For evening games, many of the players showed up to the field around noon. If the game started at 7 p.m., they’d be done playing at 10 p.m. at the earliest. Then it was back to the clubhouse to shower, listen to any last announcement from the manager, maybe answer questions from a local reporter. They’d be out on the street by 11 p.m. at the earliest. That’s an 11-hour shift repeated at least six times weekly. The only way to mark off time was to note how far away you were from the next paycheck and to try to figure whether your supply of cash could last that long. Ask a minor leaguer what day of the week it is; he will have no idea. That’s because it doesn’t matter. He is always working, and when he’s not working, he’s traveling to work on bus rides that can be up to 10 hours long.
But again, these are all things we know, right? Players are forever in the clubhouse. Baseball runs on an impossible schedule. Road trips are long. Buses are uncomfortable. The necessary shift happens when we see all this as labor. Young men who make less than a full-time fast-food employee are asked to work overtime without overtime pay, taking hardly any days off, and if they refuse to do what they’re told, they will be fired without severance. Sure, there’s a lot complicating this basic truth. These guys play a game, one that many of us love so much that we pay to watch them do it. They have agents who represent them, who supply them with free gloves and, in the case of a very lucky few, multimillion-dollar signing bonuses. A handful of them, usually the same lucky few, will make the majors. That aspiration is what they all play for. But aspiration does not change working reality.
Part of what draws us to the minor leagues is a sense of timelessness. You can pay $6 for a ticket, buy a cheap beer, sit with your family in old-school bleachers, and watch baseball at its purest, whatever that means. The players’ struggle fits into that sense of nostalgia and simplicity. They’re paid just like they were paid half a century ago. They find off-season work to get them from September to March, just like major leaguers did before their salaries exploded. I knew one player who sold paper at Staples, another who worked on his father’s landscaping crew. They did their jobs well and did not complain.
I remember interviewing one coach, a former player then in his mid-50s, at a picnic table overlooking left field. He was talking about the financial options available to his players, thinking back to his own waning playing days. He reminded me that some players already had college degrees, and some could find a way to go back and finish. Then he gave me a hypothetical scenario. A player returns to his small American hometown and applies for a post office job. It’s between him and another guy, but the player has the edge because he was in the minor leagues, carries himself with a certain pride and work ethic, and is maybe even locally famous. Nine times out of 10, the coach told me, the ballplayer gets that job.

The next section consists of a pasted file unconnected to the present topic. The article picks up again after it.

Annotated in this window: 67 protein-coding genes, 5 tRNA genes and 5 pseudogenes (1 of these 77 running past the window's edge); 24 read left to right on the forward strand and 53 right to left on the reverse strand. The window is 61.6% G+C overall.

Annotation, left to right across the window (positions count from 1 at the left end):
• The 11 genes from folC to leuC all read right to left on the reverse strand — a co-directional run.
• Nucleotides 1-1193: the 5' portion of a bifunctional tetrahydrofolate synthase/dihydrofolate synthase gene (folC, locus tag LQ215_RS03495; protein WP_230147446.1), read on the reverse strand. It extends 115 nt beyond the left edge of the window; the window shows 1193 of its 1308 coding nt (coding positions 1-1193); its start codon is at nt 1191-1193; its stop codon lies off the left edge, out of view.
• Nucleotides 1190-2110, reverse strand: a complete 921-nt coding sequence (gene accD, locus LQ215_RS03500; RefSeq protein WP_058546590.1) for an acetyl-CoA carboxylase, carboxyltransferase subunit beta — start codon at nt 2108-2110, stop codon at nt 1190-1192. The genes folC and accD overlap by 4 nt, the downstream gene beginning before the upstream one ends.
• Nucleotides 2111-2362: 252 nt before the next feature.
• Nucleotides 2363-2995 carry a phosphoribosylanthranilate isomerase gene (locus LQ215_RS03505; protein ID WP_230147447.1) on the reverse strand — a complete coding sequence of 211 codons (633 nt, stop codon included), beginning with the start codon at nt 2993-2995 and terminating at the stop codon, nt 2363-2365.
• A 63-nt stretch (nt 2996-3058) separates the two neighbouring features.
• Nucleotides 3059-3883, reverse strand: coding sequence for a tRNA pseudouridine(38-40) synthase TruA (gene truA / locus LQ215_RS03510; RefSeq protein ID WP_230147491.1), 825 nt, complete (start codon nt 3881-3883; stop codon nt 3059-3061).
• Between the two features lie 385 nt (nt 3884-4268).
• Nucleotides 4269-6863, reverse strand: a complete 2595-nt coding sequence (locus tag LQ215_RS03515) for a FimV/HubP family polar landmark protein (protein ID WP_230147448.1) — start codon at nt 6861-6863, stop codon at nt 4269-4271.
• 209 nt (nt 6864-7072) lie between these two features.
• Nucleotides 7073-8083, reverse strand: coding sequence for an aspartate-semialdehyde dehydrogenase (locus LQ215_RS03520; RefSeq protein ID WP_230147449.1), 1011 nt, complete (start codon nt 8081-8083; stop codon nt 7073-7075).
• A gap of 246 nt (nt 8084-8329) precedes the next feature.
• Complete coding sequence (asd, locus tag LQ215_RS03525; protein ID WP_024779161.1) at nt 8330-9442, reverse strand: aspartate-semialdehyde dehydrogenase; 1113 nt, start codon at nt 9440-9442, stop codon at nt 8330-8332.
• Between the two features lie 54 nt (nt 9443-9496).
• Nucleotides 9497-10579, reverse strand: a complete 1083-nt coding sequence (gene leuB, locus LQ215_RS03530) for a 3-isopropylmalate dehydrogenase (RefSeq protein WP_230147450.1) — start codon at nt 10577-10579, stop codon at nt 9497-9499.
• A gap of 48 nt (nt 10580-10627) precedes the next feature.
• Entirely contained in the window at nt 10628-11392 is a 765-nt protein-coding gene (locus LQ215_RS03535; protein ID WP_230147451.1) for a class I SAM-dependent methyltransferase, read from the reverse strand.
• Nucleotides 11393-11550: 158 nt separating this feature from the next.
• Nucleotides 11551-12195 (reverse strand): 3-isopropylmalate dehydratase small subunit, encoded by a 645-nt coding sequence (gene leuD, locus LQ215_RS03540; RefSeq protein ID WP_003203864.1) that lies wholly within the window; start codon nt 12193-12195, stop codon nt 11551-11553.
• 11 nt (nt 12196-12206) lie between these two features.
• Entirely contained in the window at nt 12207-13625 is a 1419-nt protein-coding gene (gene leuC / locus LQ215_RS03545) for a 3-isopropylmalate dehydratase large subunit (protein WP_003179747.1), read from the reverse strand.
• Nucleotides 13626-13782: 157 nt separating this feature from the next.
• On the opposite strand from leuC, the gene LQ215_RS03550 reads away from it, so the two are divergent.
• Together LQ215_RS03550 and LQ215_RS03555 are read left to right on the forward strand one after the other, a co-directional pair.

Even without the particularly poignant choice of postal work as the sample secure profession, it’s a telling line of logic. The coach was offering me an ideal that a lot of us have, about baseball being tied to promise, fairness, and functional small-town America. It’s an ideal that had nothing to do with any of his players’ lives. The modern minor leaguer isn’t some talented local kid giving the game a whirl; he’s a pro who has been groomed in this single-minded pursuit for most of his life. Often there are a lot of people financially dependent on his talent. Some LumberKings actually saved part of their meager monthly salaries to send home to their families. Some had children to feed. Many came from the Dominican Republic and Venezuela, having been moved from their hometowns in pursuit of baseball when they were 14 years old. They had committed everything to a game that committed far less than minimum wage to them.
I still love the minors. Watching single-A baseball gave me some of the best experiences of my life. Players battled admirably, local fans supported them with a level of care that I’ve never seen at any other sporting event, and beer was cheap. But none of those things would change if the players received a fair wage, and that’s something worth remembering, even as the 2014 season begins and there are major league superstars to watch on TV. In baseball’s multibillion-dollar ecosystem, most of the players, highly skilled workers who have trained extensively for their jobs, are paid wages that are illegal in any conventional industry. Yes, they have aspirations that we celebrate. We shouldn’t punish them for those aspirations.